Sunday, December 1, 2013
Ladybug Girl and the Birds and the Bees
Somehow, we have an almost-four-year-old. Bee has been excited about her fourth birthday since the summer, and every day she adds to the list of things she's decided she wants. "The List" is the greatest thing ever: she will beg and beg for some outlandish thing I would never buy in a million years, I tell her we'll add it to the list, and somehow she is magically appeased. I hope this works for years! She fantasizes for what feels like hours about the party she will have, the cake she will have, the friends who will come, and of course, all the presents. It's so wildly narcissistic but, at three, is she supposed to know a world other than one that revolves around her?
At night I scrunch myself into a ball next to her in her toddler bed and play with her hair and whisper stories about Ladybug Girl as she falls asleep. Ladybug Girl is Bee's alter ego, or so it seems. We've been talking about Ladybug Girl's fourth birthday for weeks. I can tell you all about it: it was at Minnie Mouse's house and they baked a cake and Ladybug Girl's best present was wings she could fly with. How can I possibly top that in February when Bee finally turns four?
Ladybug Girl is an interesting kid. She has a backpack and a Hello Kitty dress and her best friend is Minnie Mouse. She has two mamas and two daddies and thirty brothers and sisters. We work through a lot of Bee's questions and issues via Ladybug Girl and though I sometimes dread the pressure I feel to be creative, Bee clearly looks forward to these stories every night. She clings to me with one hand (and picks her nose with the other, to my disgust) and insists that I put my head down on her pillow while we talk. "More Ladybug Girl story!" she will whine when I try to extricate myself without breaking the flimsy bed not meant to hold my weight. "More, Mama!"
Ladybug Girl gives us both the freedom to talk about things that, even at three, Bee knows are hard to talk about.
A few weeks ago, we had parent-teacher conferences at Bee's school. Parent-teacher conferences for a three-year-old? I wondered that same thing last year when she was two, and I was surprised at what a serious thing it was. The teachers had notes on her and they handed me samples of her artwork, photos of her with her classmates, and so on. And of course they loved her. Who wouldn't? So this year, I went in expecting pretty much what happened last year: her teachers marveling that she's so smart, she's so cute, we love her so much. And I did get that, but I also got a very hesitant report from the teachers about Bee's use of language.
"She said 'my mama has giant nipples,' one told me. My initial reaction was to assure them that I do not, in fact, have giant nipples, although compared to her own I can see why Bee would think I do. Instead I furrowed my brow. Is this a problem? I wondered. Bee nursed well into my second pregnancy and then she watched me nurse her sister for more than two years. Teeny still nurses from time to time. So of course Bee has seen my nipples. But so what? She knows what they are and what they're for. She knows one day hers will grow and that maybe she too will nurse a baby. I taught her to say "milk" for nursing. She doesn't say "nana" or any of the other words I've heard kids use. She doesn't say boobs. She says breasts, nipples, nurse, milk. We take showers together. She sees my naked body, her sister's and occasionally her father's too, and she likes her own naked body so much that she will often declare, "I want to be naked!" and strip right down to her birthday suit. She doesn't know that she shouldn't say "nipples" in school.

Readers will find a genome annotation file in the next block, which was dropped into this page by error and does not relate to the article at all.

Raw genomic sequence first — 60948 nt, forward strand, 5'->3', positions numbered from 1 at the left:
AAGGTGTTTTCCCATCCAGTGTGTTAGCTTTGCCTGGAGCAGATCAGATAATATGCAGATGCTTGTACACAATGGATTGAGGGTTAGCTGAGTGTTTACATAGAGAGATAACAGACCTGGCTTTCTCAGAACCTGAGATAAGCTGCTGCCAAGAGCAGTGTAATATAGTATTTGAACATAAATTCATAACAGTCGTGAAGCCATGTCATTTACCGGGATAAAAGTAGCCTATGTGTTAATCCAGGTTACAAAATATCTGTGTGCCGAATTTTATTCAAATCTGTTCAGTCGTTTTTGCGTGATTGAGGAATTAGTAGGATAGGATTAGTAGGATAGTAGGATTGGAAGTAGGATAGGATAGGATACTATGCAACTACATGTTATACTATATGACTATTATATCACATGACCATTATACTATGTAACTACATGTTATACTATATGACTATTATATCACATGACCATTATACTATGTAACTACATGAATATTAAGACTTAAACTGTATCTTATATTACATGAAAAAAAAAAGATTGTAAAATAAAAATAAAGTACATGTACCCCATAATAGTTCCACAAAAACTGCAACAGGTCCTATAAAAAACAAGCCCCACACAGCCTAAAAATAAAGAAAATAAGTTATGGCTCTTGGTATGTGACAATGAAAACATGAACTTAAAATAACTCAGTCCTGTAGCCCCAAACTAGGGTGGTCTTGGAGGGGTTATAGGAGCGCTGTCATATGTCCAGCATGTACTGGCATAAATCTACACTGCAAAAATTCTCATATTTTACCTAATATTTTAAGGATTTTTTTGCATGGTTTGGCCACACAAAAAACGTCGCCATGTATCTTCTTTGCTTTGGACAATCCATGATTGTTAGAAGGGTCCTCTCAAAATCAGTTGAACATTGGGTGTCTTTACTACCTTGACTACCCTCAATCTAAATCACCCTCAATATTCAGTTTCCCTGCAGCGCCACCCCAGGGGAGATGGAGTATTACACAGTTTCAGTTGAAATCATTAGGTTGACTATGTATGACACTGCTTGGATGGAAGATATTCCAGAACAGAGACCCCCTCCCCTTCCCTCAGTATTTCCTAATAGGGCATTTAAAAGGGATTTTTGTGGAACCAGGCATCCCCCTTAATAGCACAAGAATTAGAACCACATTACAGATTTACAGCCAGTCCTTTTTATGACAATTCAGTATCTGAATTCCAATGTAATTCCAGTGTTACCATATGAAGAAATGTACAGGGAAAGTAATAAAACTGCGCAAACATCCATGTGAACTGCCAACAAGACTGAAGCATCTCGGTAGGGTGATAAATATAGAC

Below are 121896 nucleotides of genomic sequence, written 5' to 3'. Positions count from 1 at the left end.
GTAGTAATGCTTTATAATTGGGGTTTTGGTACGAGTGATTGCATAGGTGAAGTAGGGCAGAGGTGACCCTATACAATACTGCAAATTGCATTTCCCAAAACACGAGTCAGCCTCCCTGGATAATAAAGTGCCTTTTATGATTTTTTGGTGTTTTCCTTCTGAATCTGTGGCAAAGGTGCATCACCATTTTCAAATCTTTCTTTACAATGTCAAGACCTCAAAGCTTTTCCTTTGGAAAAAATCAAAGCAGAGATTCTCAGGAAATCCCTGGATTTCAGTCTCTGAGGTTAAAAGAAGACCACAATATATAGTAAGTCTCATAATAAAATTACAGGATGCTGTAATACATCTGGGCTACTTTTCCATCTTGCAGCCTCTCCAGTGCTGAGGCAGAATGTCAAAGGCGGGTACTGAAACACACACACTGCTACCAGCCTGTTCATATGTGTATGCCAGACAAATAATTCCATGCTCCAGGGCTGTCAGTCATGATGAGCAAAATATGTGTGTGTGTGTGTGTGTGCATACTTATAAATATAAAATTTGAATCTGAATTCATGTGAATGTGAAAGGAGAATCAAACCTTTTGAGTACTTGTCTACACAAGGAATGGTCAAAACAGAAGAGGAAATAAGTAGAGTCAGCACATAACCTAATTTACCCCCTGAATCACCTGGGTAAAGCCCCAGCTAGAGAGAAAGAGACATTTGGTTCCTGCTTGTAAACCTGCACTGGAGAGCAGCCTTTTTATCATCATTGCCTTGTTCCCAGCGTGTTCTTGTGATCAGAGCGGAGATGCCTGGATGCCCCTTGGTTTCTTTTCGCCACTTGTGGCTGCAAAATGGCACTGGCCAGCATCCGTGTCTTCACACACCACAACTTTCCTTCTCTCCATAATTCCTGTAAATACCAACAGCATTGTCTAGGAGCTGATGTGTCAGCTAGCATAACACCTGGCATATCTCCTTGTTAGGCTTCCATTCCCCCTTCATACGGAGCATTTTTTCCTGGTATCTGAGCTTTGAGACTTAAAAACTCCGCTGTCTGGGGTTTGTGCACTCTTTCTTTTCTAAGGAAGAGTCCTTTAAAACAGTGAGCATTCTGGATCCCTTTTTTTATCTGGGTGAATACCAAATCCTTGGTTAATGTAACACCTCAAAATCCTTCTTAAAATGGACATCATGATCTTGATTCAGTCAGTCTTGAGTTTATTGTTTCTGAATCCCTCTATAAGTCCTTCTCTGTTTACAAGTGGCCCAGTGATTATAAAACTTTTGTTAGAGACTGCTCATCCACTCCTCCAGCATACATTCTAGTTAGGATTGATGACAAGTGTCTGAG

I love Bee's school. I love her teachers, I love her classmates. I could not be happier with her whole preschool experience. So sitting in a tiny chair in her classroom having my nipples described to me, I tried not to be defensive. Ultimately, I didn't say anything other than, well, I am trying to teach her to love her body and bodies in general. Shouldn't she grow up to be a confident woman who loves her own body?
But there was more. One of the other teachers turned bright pink and took a deep breath. Apparently, Bee also remarked offhandedly one day that she could see this teacher's vagina. Which startled the teacher into thinking she had a hole in her pants or was otherwise exposing herself. But no. Bee is three. When she's standing and a grown up woman is sitting, she's at vagina height. So is that really so weird?
At that point I really wasn't sure what to say. Why were they telling me this? They launched into a compliment, saying that Bee is very verbal and expressive for her age. But I was still stuck on nipples and vagina. I explained that as far as I could tell, Bee says vagina the same way she says elbow. She knows her vagina is for her alone and that nobody should ever touch it other than her. But she doesn't know it's a secret word that she shouldn't say. After all, she knows about half the population has one. She knows what the other half of the population has, too. I also said that it was very important to me that my daughters grow up not having the body dysmorphia and self-loathing that I have. I have spent way too much of my life standing in front of the mirror hating what I see, praying to wake up in a different body, thinking I am so fat that no one should ever talk to me. (Yes, really.) That kind of craziness is debilitating and shameful and I don't want to pass it on to my children. So I work to normalize their curiosity and to address things directly. I don't tell them not to say certain words. I don't force them to eat when they don't want to. I don't deprive them of occasional sweets. I tell Bee she can pick her nose or touch her body when she's alone in the bathroom or in her room (not that that stops her from picking her nose most of the time, though I do insist she wipe her boogies into a tissue so I don't find them dried and stuck all over the apartment). I let her wear what she wants to wear. She picks what she feels beautiful in, and as long as she picks something appropriate for the weather, I let her wear it even if I hate what she chooses. I encourage my kids to listen to their bodies and to love them no matter what they say. And I worry all the time that I'm not doing the right thing.